Hidden Figures tells the true story of three African American mathematicians (“computers” as they were called) who were part of NASA’s race to launch the American space program in the 1960s.

One of the movie’s most powerful scenes depicts the Mary Jackson expressing her desire to become an engineer – and her frustration at that goal’s seeming impossibility in Jim Crow-era Virginia. “I’m a negro woman,” she explains to her white supervisor. “I’m not going to entertain the impossible.”

Her supervisor, a kindly man with a Polish accent, counters, “And I’m a Polish Jew whose parents died in a Nazi prison camp. Now I’m standing beneath a space ship that’s going to carry an astronaut to the stars. Let me ask you – if you were a white male, would you wish to be an engineer?”

Mary petitioned for permission to take classes at a local segregated school, earned a graduate degree in engineering, and became NASA’s first African American female engineer. The Polish Jew who encourages her in the movie is fictional, but real life NASA engineer Kazimierz Czarnecki did encourage her to pursue advanced training and became her longtime mentor.

Yet the movie was faithful to reality in one sense: many Jewish scientists fleeing Nazi Europe did find refuge in the United States and worked at NASA and other institutions, helping to promote civil rights and battle discrimination.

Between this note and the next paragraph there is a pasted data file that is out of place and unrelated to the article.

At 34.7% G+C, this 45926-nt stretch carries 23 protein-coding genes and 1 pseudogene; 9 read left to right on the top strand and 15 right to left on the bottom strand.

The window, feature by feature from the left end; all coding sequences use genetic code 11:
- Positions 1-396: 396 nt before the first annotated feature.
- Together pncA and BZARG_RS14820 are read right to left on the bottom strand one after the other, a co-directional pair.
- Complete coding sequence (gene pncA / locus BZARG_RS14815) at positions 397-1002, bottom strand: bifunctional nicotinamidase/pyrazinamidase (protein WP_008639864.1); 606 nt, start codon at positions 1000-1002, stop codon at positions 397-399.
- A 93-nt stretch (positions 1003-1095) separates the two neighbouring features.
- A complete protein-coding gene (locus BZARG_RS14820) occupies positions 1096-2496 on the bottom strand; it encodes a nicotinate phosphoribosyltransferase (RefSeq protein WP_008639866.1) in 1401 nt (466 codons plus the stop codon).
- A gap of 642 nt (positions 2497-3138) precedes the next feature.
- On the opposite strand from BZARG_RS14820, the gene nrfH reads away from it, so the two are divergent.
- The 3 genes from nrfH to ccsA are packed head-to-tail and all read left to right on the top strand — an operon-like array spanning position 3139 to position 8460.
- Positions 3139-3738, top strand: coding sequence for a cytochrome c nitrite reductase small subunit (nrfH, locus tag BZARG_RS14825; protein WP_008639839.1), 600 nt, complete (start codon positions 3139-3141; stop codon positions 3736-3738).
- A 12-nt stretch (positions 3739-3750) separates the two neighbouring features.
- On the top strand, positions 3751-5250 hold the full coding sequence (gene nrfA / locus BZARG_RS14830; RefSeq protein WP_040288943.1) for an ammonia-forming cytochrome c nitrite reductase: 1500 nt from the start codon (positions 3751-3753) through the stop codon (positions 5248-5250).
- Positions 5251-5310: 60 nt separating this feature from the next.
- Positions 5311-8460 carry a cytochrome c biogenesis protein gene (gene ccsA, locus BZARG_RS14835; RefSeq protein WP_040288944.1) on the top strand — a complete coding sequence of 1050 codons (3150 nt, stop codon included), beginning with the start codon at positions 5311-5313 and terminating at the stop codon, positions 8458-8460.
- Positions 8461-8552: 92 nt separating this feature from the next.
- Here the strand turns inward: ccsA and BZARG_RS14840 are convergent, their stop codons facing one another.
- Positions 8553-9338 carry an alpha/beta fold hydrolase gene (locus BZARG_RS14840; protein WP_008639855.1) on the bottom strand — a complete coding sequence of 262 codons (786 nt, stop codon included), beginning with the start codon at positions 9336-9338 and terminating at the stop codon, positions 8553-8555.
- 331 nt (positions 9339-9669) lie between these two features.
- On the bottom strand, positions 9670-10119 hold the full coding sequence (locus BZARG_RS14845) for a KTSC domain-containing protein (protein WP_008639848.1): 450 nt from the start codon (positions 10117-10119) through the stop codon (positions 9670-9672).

In the book Hidden Figures, on which the film is based, author Margot Shetterly notes that NASA’s Jewish scientists were often its most liberal, treating their African American colleagues with dignity and respect.

Albert Einstein was one of the most outspoken in challenging racial barriers.

George Low, an aeronautical engineer, was Manager of the Apollo Spacecraft Program. Born in Vienna, Low fled Europe with his family. At NASA, Low worked not only to launch America’s first manned space flights, he also worked on launching the engineering careers for promising African Americans. Under his guidance, William McIver became one of the first African American scientists to reach upper management in NASA.

George Low

After McIver was rebuffed by other departments at NASA, Low hired him straight out of college, then encouraged McIver to go onto graduate school (an unusual step for African American engineers in those days), and rearranged McIver’s work schedule to accommodate the many years of study it took him to earn a Masters and then a Ph.D.

Albert Einstein was the most famous Jewish scientist who fled to the U.S. after Hitler’s rise to power in 1933 and he was also one of the most outspoken in challenging racial barriers. Einstein became fast friends with the famous black actor and singer Paul Robeson, united in their opposition to fascism. After World War II, when returning black soldiers faced a surge in racial violence, Einstein and Robeson worked together on the American Crusade to End Lynching.